Washing hands with regular soap and water is an effective way to manage germs and minimize the spread of illness. Seems simple enough, yes? After all, that’s what we learned growing up. But efforts to improve this routine for cleanliness may have turned the process downright dirty.
The FDA this fall banned the use of triclosan and 18 other ingredients (including triclocarban and a host of other unpronounceables) used in consumer hand soaps and body washes, after manufacturers were unable to demonstrate that these chemicals are safe or even work better than regular soap at preventing the proliferation of germs. For years, products that boast of wiping out microorganisms have given consumers the false impression that these agents are beneficial, and the fewer bacteria the better.
As the dangers of destroying good bacteria and antibiotic resistance through overuse of antibiotic chemicals come to light, public fears have been raised. More Americans are realizing that the practice of beefing up ordinary household products with potent chemical agents may be a risky experiment.
A closer look at triclosan reveals a large amount of suspect data associating the germ killer with increased allergies, hormone disturbance in animals, and the possibility of promoting bacterial resistance which means that lifesaving antibiotics might not work when we most need them. Triclosan is found in 75 percent of the population and detectable in breast milk and urine, but the threat isn’t limited to the human body. Triclosan is also present in a majority of U.S. waterways, affecting not only water purity but the ecosystem and life aquatic as well.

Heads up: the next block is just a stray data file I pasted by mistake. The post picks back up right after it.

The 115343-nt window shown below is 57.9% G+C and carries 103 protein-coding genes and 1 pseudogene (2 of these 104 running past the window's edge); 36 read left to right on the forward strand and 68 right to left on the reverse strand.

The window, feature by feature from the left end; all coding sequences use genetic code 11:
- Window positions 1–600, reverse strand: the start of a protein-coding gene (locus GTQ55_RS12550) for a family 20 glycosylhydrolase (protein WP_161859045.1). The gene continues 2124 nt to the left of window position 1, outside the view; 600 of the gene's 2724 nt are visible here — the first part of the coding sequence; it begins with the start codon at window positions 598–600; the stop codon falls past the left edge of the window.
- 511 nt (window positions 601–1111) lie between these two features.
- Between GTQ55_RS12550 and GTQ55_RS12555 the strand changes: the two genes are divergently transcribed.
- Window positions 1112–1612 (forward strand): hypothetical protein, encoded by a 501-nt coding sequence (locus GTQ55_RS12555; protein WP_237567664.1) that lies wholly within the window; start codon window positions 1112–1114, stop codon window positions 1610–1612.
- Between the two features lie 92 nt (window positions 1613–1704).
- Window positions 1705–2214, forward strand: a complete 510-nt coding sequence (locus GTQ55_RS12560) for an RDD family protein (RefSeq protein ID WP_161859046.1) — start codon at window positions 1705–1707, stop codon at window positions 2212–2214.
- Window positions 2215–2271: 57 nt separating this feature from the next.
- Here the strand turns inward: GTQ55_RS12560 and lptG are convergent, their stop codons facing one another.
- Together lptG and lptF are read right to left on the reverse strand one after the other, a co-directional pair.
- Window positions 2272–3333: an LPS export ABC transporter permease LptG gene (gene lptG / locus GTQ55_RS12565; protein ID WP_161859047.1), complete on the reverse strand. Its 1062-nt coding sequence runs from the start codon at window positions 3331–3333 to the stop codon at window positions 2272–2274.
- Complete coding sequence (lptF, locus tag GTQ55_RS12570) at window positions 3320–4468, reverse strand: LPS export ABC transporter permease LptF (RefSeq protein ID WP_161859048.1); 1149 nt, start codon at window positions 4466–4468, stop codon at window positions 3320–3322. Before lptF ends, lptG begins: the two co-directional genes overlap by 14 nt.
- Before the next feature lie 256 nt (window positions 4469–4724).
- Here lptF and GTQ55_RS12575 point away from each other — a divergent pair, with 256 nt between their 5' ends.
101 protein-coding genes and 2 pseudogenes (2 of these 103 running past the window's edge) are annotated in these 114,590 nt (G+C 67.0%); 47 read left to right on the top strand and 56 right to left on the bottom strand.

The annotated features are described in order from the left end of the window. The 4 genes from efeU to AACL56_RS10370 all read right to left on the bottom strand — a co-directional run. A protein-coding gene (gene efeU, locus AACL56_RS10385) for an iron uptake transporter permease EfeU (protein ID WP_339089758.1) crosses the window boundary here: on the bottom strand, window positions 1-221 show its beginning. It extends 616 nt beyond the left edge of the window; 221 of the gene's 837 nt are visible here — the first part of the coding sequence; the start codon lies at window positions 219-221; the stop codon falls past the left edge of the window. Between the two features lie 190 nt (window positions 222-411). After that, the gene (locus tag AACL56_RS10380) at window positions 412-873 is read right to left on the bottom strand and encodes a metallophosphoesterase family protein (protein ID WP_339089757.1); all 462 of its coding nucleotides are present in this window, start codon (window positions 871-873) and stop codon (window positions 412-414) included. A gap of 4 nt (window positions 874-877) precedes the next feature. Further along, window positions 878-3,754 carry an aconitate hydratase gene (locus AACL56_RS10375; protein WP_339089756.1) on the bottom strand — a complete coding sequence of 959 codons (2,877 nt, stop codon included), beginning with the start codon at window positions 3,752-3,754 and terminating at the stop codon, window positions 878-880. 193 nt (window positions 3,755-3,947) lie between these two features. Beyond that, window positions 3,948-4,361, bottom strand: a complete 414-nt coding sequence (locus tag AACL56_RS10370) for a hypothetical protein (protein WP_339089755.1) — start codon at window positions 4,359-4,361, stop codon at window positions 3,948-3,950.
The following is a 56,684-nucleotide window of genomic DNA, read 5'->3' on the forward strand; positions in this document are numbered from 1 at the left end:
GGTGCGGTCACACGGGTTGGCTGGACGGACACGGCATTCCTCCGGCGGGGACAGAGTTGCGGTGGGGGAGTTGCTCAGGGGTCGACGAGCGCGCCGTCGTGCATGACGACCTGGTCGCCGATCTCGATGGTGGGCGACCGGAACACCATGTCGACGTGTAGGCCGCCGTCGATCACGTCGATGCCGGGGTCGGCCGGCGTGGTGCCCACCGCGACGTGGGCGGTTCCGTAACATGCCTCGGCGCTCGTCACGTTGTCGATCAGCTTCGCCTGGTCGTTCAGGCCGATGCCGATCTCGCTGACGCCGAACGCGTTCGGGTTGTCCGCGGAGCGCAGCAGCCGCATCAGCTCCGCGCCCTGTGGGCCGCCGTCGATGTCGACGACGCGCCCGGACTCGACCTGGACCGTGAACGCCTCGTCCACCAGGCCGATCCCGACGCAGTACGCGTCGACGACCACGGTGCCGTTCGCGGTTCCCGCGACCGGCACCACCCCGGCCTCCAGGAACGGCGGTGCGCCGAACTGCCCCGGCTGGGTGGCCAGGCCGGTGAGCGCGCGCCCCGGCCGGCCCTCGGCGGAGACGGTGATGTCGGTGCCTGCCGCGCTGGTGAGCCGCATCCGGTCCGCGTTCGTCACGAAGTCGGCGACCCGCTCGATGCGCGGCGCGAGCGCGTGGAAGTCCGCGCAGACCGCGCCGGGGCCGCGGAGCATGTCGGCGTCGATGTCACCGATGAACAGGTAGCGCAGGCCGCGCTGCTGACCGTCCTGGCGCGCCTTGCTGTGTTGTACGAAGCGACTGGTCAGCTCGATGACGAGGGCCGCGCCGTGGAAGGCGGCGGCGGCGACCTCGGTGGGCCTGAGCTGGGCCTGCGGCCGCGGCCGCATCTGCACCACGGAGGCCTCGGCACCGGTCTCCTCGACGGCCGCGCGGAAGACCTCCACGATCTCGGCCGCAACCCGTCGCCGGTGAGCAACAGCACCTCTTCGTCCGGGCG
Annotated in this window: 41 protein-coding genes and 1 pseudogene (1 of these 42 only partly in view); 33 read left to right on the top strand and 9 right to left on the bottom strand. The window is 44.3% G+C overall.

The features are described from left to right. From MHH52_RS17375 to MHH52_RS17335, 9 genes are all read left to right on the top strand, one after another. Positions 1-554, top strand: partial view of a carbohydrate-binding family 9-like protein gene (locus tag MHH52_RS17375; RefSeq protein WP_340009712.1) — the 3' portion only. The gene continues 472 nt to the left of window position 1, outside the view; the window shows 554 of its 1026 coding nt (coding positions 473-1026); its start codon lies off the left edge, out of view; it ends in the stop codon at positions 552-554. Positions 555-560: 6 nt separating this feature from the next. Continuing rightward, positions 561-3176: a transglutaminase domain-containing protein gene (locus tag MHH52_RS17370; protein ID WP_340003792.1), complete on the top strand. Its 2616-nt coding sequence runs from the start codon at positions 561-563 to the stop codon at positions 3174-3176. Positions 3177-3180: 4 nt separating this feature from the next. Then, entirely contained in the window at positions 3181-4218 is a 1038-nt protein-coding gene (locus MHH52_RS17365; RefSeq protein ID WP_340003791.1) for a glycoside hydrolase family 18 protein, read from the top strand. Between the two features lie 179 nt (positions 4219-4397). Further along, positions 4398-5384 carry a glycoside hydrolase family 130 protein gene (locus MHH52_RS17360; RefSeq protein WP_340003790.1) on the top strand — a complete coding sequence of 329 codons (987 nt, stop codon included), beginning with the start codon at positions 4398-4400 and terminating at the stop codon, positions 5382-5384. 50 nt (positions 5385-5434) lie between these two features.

The new FDA decision follows an injunction in 2013 when the product manufacturers were asked to prove that these chemicals were safe or even necessary. Companies now have a year to clean up the products or pull them from retail shelves. Some in the industry have voluntarily removed triclosan and its creepy cousins from their cleansers, only to replace them with other synthetic chemicals. But just what hazards come with these new kids on the block? And if soap and water are sufficient, why continue using additives at all?
As is often the case, nature has provided us with eco-friendly and timeworn alternatives safer than many synthetics cooked up in a lab. For millennia, mankind has turned to the power of plants to prevent and treat infection from the microbial world. Essential oils are potent plant compounds with impressive antibacterial and antifungal properties. Today, as side effects and symptoms from manmade experiments abound, science is revealing promising research about the potential of essential oils to be used as viable alternatives to harsh antibiotics with livestock, in hospitals, and in the home.
Therapeutic and sanitizing, essential oils make the perfect addition to any DIY household cleansing products. As a bonus, essential oils also have potent mood supporting properties, enhancing emotional well-being through their VIP access to the limbic system. How nice to get a bit of aromatherapy while lathering up? It’s like a combo cleaner and stress-relieving candle in one!
2 tablespoons castile soap
2 teaspoons fractionated coconut oil
10 drops essential oils, such as rosemary and lemon or cypress and bergamot
8 ounces water
4 ounces liquid castile soap
4 tablespoons vegetable glycerin
10 drops essential oils, such as eucalyptus and lavender or cedarwood and wild orange
Shake before each use
YOGA MAT CLEANER
4 ounces distilled water
2 ounces witch hazel or white vinegar
8 drops essential oils, such as melaleuca and peppermint or sandalwood and petitgrain
Glass or stainless spray bottle
Test on small patch of yoga mat to be sure oils are safe for material